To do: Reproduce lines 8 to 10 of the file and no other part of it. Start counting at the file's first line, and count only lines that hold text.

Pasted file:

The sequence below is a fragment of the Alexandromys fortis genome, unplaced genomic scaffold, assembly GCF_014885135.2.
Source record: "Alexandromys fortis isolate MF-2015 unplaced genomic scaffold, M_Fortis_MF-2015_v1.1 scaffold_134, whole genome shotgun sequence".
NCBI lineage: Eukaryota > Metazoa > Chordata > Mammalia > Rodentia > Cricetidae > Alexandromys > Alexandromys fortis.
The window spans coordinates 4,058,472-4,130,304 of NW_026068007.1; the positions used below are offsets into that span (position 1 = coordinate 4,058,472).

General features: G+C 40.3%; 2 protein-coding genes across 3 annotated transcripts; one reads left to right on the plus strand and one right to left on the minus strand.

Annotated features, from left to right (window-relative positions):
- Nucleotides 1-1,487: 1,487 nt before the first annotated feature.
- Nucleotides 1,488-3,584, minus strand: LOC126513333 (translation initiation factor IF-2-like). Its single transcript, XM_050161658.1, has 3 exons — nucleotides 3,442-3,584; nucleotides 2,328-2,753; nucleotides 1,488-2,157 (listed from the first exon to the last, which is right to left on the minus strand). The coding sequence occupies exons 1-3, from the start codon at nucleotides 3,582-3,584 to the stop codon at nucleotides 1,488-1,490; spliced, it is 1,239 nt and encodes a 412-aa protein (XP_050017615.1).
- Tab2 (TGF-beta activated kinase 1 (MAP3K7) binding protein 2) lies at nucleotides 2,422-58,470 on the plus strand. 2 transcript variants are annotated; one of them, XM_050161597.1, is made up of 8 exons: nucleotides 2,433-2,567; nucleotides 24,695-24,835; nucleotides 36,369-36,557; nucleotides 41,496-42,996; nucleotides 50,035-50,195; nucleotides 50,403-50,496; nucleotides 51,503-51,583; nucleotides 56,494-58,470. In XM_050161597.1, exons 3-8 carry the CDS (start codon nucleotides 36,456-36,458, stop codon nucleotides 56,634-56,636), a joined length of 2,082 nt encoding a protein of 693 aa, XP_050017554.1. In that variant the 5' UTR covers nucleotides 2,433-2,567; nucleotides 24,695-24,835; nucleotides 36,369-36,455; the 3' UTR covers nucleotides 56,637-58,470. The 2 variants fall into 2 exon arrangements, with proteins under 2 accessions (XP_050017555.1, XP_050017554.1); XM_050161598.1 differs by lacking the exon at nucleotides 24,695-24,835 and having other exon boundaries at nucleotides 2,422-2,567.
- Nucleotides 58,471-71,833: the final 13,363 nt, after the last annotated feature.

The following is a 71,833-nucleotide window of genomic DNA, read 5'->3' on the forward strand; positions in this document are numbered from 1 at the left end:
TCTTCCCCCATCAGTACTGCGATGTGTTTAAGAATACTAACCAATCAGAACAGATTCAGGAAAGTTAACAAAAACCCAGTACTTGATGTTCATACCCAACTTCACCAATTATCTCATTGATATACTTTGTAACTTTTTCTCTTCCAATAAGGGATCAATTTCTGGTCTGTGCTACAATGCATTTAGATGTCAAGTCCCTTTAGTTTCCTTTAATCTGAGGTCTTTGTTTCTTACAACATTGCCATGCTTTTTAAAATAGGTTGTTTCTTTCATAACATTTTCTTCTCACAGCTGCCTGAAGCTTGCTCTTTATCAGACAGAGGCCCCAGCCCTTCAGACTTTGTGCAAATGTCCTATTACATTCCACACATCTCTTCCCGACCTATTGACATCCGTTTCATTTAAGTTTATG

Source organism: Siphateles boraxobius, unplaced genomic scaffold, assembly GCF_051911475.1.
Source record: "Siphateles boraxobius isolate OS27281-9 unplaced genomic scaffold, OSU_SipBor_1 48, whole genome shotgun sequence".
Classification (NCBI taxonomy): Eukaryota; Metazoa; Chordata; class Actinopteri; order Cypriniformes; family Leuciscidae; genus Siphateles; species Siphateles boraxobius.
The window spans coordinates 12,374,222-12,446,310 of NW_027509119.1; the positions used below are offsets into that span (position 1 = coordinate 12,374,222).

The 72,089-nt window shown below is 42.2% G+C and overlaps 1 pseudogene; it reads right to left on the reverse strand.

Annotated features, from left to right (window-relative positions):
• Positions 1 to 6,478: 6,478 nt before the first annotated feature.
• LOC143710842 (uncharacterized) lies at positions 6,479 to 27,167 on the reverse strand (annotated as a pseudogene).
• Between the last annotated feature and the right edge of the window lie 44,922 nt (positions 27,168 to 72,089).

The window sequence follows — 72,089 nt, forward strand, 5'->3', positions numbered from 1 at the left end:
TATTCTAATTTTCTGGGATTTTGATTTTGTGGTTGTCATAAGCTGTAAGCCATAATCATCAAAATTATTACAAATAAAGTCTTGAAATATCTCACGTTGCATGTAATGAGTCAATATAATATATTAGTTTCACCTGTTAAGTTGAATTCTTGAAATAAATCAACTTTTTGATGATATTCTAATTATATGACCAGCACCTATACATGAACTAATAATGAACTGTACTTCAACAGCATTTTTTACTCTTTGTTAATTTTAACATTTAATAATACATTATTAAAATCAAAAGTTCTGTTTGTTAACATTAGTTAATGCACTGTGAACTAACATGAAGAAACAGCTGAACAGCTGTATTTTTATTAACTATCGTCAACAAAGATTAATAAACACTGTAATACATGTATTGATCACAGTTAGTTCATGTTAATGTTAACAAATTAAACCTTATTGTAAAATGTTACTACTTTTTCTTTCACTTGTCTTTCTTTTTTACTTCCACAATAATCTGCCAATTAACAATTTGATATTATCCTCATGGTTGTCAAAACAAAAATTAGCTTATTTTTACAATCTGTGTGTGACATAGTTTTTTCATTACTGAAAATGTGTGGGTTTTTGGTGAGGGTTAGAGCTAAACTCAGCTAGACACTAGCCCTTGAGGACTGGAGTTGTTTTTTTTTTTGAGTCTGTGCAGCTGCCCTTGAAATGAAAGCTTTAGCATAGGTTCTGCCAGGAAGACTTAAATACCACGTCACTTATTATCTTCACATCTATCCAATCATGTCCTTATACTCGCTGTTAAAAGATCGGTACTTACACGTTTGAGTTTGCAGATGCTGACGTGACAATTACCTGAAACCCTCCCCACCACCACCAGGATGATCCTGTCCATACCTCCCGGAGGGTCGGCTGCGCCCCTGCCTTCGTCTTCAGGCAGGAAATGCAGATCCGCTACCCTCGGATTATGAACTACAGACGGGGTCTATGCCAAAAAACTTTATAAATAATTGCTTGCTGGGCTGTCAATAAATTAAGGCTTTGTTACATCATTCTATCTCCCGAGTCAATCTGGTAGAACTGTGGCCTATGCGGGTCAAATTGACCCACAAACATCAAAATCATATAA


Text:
- Nucleotides 1,488-3,584, minus strand: LOC126513333 (translation initiation factor IF-2-like). Its single transcript, XM_050161658.1, has 3 exons — nucleotides 3,442-3,584; nucleotides 2,328-2,753; nucleotides 1,488-2,157 (listed from the first exon to the last, which is right to left on the minus strand). The coding sequence occupies exons 1-3, from the start codon at nucleotides 3,582-3,584 to the stop codon at nucleotides 1,488-1,490; spliced, it is 1,239 nt and encodes a 412-aa protein (XP_050017615.1).
- Tab2 (TGF-beta activated kinase 1 (MAP3K7) binding protein 2) lies at nucleotides 2,422-58,470 on the plus strand. 2 transcript variants are annotated; one of them, XM_050161597.1, is made up of 8 exons: nucleotides 2,433-2,567; nucleotides 24,695-24,835; nucleotides 36,369-36,557; nucleotides 41,496-42,996; nucleotides 50,035-50,195; nucleotides 50,403-50,496; nucleotides 51,503-51,583; nucleotides 56,494-58,470. In XM_050161597.1, exons 3-8 carry the CDS (start codon nucleotides 36,456-36,458, stop codon nucleotides 56,634-56,636), a joined length of 2,082 nt encoding a protein of 693 aa, XP_050017554.1. In that variant the 5' UTR covers nucleotides 2,433-2,567; nucleotides 24,695-24,835; nucleotides 36,369-36,455; the 3' UTR covers nucleotides 56,637-58,470. The 2 variants fall into 2 exon arrangements, with proteins under 2 accessions (XP_050017555.1, XP_050017554.1); XM_050161598.1 differs by lacking the exon at nucleotides 24,695-24,835 and having other exon boundaries at nucleotides 2,422-2,567.
- Nucleotides 58,471-71,833: the final 13,363 nt, after the last annotated feature.